Photoshop CS6 PNG Compression Options Backwards? (No)

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I hope this is the right place for this. I was testing CS6 out and when I went to save as a png, The compression options are backwards: none/fastest or smallest/ slow. Shouldn't this be the other way around? To me no compression would mean its a large file making it slower. So none should be with slow not fast.
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Christopher Kennedy

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Posted 7 years ago

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Chris Cox

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I think they're right.
For PNG, the time is taken by the compression, not by the size of the file being saved.

No compression = fastest save = largest file

Smallest file = Most compression = takes the most time
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Shangara Singh

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The misunderstanding is caused by putting compression on/off and file size under one heading Compression. It would help if labels read as follows:

--Compression--
None / Small
Full / Large

or
--Compression--
None / Fast Save
Full / Slow Save

or
--Compression--
None / Large File
Full / Small File

There are other possible permutations but would need mods to GUI.
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Connie Lester

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can the dafault be changed to "none"?
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Chris Cox

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Most people want PNG files compressed - so the default should be "slow/smallest"
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Connie Lester

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The default "should be" what you want it to be. I asked if it could be changed in preferences.
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Cathy Gilmour

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I agree with the first comment: I personally wouldn't care much about the time taken to save a document as how long it would take to open it on the web. Eg. High compression, poorer quality but faster to open or download from the web. No compression, higher quality but longer to download or open from the web.
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Chris Cox

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PNG is lossless -- it's always the same quality.
The only difference is the size of the file, and how long it will take to compress.
Many people are concerned with how long it takes, just as other people are concerned with the size of the file (which affects download time)..
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Cathy Gilmour

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One can save an image in 8, 24 or 32 bit PNG format. An 8 bit PNG will only save an image in 256 colours, for example, therefore the end result if one starts with a 24 bit image will be lossy. PNGs were also primarily designed for electronic use on the web where time taken to download an image is more important. The time taken to save an image in the various PNG formats is almost neglible in my experience.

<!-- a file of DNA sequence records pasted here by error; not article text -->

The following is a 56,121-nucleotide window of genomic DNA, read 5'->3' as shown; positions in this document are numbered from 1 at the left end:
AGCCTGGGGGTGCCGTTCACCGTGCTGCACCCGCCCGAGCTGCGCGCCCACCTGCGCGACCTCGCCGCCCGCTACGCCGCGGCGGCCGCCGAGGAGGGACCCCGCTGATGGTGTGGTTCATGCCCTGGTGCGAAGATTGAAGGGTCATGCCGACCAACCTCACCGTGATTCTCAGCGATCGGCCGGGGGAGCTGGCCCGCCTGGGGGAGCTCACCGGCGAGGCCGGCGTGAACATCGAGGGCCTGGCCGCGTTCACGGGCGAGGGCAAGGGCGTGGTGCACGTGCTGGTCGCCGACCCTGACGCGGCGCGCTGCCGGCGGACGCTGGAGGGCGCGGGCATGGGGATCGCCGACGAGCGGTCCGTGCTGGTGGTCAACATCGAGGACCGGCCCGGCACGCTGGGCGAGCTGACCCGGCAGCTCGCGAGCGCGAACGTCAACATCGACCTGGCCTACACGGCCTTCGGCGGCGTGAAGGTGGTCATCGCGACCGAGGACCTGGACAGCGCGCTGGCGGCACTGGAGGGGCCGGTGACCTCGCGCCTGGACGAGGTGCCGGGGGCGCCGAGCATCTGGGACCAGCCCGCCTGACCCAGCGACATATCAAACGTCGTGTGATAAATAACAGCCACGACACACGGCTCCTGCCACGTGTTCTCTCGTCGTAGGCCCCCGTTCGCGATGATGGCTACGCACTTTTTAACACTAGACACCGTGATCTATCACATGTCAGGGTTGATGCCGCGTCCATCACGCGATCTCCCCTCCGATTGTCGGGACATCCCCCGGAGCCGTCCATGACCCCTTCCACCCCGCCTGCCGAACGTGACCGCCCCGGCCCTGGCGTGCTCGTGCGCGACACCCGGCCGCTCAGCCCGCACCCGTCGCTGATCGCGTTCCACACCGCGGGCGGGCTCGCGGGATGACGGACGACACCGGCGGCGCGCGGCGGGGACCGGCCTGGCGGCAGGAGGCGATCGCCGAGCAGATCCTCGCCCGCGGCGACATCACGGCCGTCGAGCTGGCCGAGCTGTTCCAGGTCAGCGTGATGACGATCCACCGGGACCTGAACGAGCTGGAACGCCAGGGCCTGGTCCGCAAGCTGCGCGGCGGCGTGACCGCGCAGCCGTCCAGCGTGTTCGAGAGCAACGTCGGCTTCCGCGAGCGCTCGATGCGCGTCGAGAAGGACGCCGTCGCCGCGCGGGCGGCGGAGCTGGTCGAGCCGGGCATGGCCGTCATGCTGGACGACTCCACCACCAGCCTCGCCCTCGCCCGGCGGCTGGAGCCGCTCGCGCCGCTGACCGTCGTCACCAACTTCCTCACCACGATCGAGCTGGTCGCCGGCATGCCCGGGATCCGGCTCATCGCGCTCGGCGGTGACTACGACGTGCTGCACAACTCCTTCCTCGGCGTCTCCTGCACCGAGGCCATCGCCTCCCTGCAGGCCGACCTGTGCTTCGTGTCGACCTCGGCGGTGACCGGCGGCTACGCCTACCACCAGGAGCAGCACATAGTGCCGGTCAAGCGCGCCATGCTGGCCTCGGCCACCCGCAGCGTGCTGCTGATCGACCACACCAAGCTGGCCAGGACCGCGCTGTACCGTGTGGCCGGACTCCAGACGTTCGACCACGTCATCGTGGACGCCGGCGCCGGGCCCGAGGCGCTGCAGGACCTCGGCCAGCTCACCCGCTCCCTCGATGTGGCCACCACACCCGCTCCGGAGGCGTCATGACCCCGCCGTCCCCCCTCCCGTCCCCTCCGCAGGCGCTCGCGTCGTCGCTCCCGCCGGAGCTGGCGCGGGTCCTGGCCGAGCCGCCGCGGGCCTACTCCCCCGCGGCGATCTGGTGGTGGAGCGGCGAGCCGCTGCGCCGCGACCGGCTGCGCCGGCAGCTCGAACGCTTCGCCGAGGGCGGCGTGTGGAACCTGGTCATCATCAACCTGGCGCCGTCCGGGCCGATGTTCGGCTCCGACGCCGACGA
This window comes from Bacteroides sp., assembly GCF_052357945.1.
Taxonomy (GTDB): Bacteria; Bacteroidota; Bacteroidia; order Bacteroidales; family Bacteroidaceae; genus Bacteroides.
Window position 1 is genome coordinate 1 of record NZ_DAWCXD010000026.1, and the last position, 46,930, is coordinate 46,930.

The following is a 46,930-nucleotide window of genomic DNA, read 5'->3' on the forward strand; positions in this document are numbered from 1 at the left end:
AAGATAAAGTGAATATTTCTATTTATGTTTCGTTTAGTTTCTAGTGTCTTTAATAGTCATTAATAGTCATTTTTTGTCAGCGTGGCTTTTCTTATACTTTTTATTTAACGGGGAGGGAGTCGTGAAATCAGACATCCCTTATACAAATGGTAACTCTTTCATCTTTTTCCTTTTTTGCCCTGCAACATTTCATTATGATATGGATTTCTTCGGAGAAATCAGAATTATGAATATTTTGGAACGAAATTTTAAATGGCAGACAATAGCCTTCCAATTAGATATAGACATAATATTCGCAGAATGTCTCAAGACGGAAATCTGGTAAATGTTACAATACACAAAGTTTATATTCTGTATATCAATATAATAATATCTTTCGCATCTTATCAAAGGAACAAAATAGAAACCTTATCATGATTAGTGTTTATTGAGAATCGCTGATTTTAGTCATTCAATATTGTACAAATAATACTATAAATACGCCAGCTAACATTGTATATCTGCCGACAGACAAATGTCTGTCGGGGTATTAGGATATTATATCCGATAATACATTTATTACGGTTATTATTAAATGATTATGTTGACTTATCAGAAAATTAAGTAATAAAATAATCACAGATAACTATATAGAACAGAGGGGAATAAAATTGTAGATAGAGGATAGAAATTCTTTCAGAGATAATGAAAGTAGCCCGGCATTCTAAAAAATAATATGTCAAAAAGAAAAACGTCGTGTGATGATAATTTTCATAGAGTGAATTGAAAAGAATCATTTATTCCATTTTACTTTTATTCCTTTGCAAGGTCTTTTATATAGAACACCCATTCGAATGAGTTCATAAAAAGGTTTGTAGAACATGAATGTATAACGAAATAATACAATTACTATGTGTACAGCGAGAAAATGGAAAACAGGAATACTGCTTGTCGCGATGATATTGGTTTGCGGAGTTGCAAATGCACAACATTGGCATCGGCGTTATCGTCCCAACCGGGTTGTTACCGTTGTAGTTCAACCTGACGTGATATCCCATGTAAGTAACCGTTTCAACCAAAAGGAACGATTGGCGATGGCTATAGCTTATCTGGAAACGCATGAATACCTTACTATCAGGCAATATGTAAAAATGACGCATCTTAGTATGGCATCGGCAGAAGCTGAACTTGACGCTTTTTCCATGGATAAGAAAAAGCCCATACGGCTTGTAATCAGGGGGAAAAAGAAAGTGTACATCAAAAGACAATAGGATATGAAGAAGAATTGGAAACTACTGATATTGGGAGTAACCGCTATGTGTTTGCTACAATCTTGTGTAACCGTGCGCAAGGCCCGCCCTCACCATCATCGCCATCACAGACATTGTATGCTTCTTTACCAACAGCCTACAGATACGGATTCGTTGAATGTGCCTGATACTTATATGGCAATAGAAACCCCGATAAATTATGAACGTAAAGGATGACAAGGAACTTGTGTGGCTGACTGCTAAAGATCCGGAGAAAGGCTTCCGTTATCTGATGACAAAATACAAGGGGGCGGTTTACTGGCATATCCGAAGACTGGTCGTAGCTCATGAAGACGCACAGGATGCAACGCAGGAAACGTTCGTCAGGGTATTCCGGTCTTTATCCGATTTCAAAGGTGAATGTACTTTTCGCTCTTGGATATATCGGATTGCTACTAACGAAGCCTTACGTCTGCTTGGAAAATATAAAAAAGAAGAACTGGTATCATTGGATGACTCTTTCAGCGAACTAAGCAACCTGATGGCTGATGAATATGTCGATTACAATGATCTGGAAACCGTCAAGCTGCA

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Chris Cox

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Not according to the users who requested the option to not compress files so they could save their files faster.
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Cathy Gilmour

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I would honestly be interested to know for which purpose fast saving is useful when the difference between save times is minimal. That's in my experience of course using screen resolution for web.use as the PNG format was originally intended for.Thanks.
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Chris Cox

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On larger documents, it is not minimal. And it was web/screen designers who requested the option.
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Cathy Gilmour

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I am asking for what purpose fast conversion to PNGs is useful bearing in mind I am a web and graphic designer and therefore use large and small size PNGs, the latter usually prepared for web use. In my experience the difference in save times is still minimal and even if it wasn't, as a web designer I personally wouldn't sacrifice design time for the benefit of a more efficient web user experience. The speed of broadband for many is still subject to post code lottery!
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Five Arbiters

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Today I saved an image with a resolution 10000x5625 that I have been working on for the past few weeks. I saved two versions. Con compressed, and one uncompressed. The uncompressed file ended up being 214 MB, and the compressed version was a staggeringly low 19.3 MB. Major difference. However since I had previously seen this thread, I decided to time both. The compressed version took 1:37 minutes to save, using 16% of my i7 4790k, 4.7 Ghz processor. The uncompressed version took 3.29 seconds. It makes a major difference with larger files whether you do or do not compress. The difference is not minimal. If you can reduce the size by a factor of ten though, you would be a fool if you didn't.